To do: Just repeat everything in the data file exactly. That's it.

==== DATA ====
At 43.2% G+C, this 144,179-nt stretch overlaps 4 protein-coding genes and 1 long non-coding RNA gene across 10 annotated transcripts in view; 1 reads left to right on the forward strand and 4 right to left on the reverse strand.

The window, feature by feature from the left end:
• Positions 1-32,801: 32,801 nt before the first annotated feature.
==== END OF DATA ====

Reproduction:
At 43.2% G+C, this 144,179-nt stretch overlaps 4 protein-coding genes and 1 long non-coding RNA gene across 10 annotated transcripts in view; 1 reads left to right on the forward strand and 4 right to left on the reverse strand.

The window, feature by feature from the left end:
• Positions 1-32,801: 32,801 nt before the first annotated feature.